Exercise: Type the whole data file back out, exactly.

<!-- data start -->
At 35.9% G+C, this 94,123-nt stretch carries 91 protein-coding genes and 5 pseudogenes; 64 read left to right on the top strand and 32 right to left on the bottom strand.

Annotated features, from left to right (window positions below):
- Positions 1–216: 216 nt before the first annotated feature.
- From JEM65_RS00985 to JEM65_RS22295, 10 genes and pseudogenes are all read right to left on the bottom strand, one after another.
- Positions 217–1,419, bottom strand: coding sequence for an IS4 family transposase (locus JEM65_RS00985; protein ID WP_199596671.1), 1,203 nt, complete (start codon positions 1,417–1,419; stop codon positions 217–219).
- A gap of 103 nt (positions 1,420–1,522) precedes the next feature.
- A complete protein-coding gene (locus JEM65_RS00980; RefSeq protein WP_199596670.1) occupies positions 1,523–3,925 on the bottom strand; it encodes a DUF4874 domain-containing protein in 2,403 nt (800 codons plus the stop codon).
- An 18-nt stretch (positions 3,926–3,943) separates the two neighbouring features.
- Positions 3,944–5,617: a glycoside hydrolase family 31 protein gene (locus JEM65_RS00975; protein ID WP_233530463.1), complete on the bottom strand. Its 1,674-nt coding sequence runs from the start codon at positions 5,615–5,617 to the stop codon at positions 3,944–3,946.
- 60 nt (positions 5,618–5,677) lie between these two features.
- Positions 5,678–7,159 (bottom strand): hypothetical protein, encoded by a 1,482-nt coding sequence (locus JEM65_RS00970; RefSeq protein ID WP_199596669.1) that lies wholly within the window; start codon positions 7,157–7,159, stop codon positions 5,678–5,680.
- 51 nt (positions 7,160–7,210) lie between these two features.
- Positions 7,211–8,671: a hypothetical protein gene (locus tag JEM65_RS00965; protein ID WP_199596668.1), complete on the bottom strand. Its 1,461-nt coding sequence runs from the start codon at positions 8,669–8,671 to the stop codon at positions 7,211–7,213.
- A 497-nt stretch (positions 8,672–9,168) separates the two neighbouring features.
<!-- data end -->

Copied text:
At 35.9% G+C, this 94,123-nt stretch carries 91 protein-coding genes and 5 pseudogenes; 64 read left to right on the top strand and 32 right to left on the bottom strand.

Annotated features, from left to right (window positions below):
- Positions 1–216: 216 nt before the first annotated feature.
- From JEM65_RS00985 to JEM65_RS22295, 10 genes and pseudogenes are all read right to left on the bottom strand, one after another.
- Positions 217–1,419, bottom strand: coding sequence for an IS4 family transposase (locus JEM65_RS00985; protein ID WP_199596671.1), 1,203 nt, complete (start codon positions 1,417–1,419; stop codon positions 217–219).
- A gap of 103 nt (positions 1,420–1,522) precedes the next feature.
- A complete protein-coding gene (locus JEM65_RS00980; RefSeq protein WP_199596670.1) occupies positions 1,523–3,925 on the bottom strand; it encodes a DUF4874 domain-containing protein in 2,403 nt (800 codons plus the stop codon).
- An 18-nt stretch (positions 3,926–3,943) separates the two neighbouring features.
- Positions 3,944–5,617: a glycoside hydrolase family 31 protein gene (locus JEM65_RS00975; protein ID WP_233530463.1), complete on the bottom strand. Its 1,674-nt coding sequence runs from the start codon at positions 5,615–5,617 to the stop codon at positions 3,944–3,946.
- 60 nt (positions 5,618–5,677) lie between these two features.
- Positions 5,678–7,159 (bottom strand): hypothetical protein, encoded by a 1,482-nt coding sequence (locus JEM65_RS00970; RefSeq protein ID WP_199596669.1) that lies wholly within the window; start codon positions 7,157–7,159, stop codon positions 5,678–5,680.
- 51 nt (positions 7,160–7,210) lie between these two features.
- Positions 7,211–8,671: a hypothetical protein gene (locus tag JEM65_RS00965; protein ID WP_199596668.1), complete on the bottom strand. Its 1,461-nt coding sequence runs from the start codon at positions 8,669–8,671 to the stop codon at positions 7,211–7,213.
- A 497-nt stretch (positions 8,672–9,168) separates the two neighbouring features.